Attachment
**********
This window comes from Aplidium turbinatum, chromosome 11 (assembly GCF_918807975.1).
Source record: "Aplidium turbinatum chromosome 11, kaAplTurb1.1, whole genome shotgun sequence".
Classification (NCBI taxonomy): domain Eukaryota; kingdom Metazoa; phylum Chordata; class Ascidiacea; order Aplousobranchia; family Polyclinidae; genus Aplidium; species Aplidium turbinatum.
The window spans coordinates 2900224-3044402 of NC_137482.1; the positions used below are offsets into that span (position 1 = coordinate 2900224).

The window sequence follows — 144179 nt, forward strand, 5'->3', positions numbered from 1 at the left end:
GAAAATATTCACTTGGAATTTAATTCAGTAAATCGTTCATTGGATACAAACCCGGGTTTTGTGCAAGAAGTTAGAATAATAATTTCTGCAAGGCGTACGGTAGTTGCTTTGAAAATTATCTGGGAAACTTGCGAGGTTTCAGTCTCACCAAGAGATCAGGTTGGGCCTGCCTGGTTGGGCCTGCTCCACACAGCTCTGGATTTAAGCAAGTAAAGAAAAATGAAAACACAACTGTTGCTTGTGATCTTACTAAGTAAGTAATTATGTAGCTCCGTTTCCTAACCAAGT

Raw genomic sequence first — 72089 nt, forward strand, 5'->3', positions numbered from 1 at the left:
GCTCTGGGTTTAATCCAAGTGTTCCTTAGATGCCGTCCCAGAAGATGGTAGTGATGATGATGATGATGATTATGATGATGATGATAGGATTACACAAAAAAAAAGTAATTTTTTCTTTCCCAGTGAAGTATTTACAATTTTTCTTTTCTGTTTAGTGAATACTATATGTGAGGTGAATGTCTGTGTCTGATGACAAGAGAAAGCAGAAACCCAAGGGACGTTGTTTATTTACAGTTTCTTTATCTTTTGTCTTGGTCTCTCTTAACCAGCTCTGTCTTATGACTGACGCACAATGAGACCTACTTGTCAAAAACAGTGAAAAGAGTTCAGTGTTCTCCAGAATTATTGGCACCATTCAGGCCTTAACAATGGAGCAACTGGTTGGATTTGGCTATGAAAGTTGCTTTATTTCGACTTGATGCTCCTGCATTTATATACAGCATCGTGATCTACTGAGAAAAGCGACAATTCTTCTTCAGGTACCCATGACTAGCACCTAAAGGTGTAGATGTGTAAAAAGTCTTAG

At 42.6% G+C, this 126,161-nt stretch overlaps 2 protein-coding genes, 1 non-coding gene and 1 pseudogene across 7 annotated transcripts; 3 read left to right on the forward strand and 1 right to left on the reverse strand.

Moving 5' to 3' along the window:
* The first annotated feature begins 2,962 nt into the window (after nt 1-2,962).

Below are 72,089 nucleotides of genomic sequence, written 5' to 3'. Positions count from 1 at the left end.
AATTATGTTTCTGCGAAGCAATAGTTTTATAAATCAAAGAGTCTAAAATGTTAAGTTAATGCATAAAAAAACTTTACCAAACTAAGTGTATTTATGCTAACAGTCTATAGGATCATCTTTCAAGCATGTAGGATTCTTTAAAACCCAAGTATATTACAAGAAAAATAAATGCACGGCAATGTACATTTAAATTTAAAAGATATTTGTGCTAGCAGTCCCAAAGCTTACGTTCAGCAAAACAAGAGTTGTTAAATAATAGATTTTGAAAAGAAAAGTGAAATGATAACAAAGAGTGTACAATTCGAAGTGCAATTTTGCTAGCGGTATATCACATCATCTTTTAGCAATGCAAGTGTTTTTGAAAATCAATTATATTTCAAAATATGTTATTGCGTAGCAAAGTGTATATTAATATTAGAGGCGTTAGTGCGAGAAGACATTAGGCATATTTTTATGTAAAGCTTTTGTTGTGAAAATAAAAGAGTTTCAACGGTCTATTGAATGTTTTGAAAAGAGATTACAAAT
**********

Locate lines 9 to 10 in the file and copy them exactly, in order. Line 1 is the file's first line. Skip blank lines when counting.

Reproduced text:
At 42.6% G+C, this 126,161-nt stretch overlaps 2 protein-coding genes, 1 non-coding gene and 1 pseudogene across 7 annotated transcripts; 3 read left to right on the forward strand and 1 right to left on the reverse strand.

Moving 5' to 3' along the window: